Macroprudential and Microprudential Policies: Towards Cohabitation. By Jacek Osinski, Katharine Seal, and Lex Hoogduin
IMF Staff Discussion Note SDN13/05
June 21, 2013
Summary: Effective arrangements for micro and macroprudential policies to further overall financial stability are strongly desirable for all countries, emerging or advanced. Both policies complement each other, but there can also be potential areas of overlap and conflict, which can complicate this cooperation. Organizing their very close interactions can help contain these potential tensions. This note clarifies the essential features of macroprudential and microprudential policies and their interactions, and delineates their borderline. It proposes mechanisms for aligning both policies in the pursuit of financial stability by identifying those elements that are desirable for effective cooperation between them. The note provides general guidance. Actual arrangements will need take into account country-specific circumstances, reflecting the fact that that there is no “one size fits all.”
How can policymakers promote effective cooperation between two closely related financial sector policies? This Staff Discussion Note identifies complementarities and potential conflicts between microprudential policy, which focuses on the health of individual financial institutions, and macroprudential policy, which addresses risks to the financial system as a whole.
These policies usually complement and reinforce each other in pursuit of their respective goals. For example, the health of individual institutions is a necessary, though not sufficient, condition for system-wide stability, while a stable system contributes to the health of individual institutions. In certain situations, however, conflicts may occur because of overlapping policy mandates and the way in which policies are applied.
This paper shows that the clarification of respective mandates, functions, and toolkits can help maximize synergies and limit the potentially negative consequences of policy interaction. Specifically, it is helpful to set primary and secondary policy objectives to clarify the respective responsibilities. It is also important to establish separate, but complementary, policy functions. These include supervision and enforcement (microprudential authority) as well as the identification of systemic risks and the vetting of financial regulations from a systemic risk perspective (macroprudential authority). The potential for tensions between the two policies can be further reduced by clearly assigning powers.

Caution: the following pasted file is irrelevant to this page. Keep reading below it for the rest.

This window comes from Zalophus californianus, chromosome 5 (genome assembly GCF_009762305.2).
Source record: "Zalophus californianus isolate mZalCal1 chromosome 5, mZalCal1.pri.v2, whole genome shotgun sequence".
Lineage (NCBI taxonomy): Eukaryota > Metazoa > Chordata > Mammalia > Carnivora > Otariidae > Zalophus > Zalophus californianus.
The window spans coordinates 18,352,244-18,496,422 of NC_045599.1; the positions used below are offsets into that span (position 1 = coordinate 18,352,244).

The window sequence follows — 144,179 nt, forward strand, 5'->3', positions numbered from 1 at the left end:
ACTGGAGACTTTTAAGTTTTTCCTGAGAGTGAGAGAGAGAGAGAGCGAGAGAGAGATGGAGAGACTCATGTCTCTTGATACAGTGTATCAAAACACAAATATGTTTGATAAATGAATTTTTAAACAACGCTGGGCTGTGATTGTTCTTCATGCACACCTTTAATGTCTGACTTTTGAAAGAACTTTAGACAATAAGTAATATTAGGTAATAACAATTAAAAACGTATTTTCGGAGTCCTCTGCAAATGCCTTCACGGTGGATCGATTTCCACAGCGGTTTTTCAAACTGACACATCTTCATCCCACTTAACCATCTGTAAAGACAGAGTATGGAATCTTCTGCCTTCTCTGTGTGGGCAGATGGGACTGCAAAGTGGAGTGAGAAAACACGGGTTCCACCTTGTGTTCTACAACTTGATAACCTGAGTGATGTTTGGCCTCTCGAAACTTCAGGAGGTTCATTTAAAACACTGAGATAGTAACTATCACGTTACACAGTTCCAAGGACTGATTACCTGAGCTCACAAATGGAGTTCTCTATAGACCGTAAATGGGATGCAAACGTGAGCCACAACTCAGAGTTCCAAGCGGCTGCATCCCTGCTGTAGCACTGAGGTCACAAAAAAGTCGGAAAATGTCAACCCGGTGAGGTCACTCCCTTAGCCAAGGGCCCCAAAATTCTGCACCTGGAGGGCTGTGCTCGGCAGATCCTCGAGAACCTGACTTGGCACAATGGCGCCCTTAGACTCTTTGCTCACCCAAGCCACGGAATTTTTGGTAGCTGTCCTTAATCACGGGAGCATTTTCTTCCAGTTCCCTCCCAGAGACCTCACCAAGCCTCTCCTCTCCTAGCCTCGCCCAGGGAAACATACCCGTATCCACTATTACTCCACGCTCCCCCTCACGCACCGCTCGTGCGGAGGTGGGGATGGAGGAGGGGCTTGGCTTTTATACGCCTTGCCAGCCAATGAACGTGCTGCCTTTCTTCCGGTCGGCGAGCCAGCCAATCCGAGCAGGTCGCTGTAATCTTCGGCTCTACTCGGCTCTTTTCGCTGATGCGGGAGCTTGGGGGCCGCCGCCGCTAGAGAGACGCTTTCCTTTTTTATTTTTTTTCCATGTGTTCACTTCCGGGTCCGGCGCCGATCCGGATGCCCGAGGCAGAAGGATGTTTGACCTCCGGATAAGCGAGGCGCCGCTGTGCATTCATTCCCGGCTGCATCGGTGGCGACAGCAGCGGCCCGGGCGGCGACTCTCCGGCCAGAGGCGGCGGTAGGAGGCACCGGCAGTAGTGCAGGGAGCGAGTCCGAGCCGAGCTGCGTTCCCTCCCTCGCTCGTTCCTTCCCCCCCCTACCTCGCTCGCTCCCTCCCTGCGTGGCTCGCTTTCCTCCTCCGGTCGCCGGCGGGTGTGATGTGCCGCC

Tensions are more likely to occur at certain stages of the credit cycle, notably during the downturn phase and at crucial turning points. Information sharing, joint analysis of risks, and general dialogue between the microprudential and macroprudential authorities can reduce the likelihood of differences of opinion between the two. Tensions during the downturn are also less likely to occur if policymakers encourage the buildup of shock-absorbing buffers in good times, and if effective resolution mechanisms are in place that allow unviable institutions to die safely. Finally, in order to minimize the risk of misperceptions among market participants, microprudential and macroprudential authorities should establish a credible joint communication strategy that can bolster investor confidence during turbulent periods.
Certain institutional mechanisms can enhance policy cooperation and coordination. The specific features of these mechanisms often reflect country-specific circumstances. For example, if the two policy mandates are held by different entities, it will be important to establish a coordination committee. Other jurisdictions may want to award both policy mandates to a single authority. And in those cases where conflicts between the two policy objectives remain, mechanisms need to be in place to decide which policy should prevail.
This paper provides general and preliminary guidance on measures and arrangements to promote effective cooperation between both policies in their joint pursuit of financial stability. Solutions will be shaped, to a large extent, by country-specific circumstances. Moreover, some flexibility in policy design and arrangements is needed because of the stillconsiderable uncertainty about the impact of these policies and our evolving understanding of systemic risk.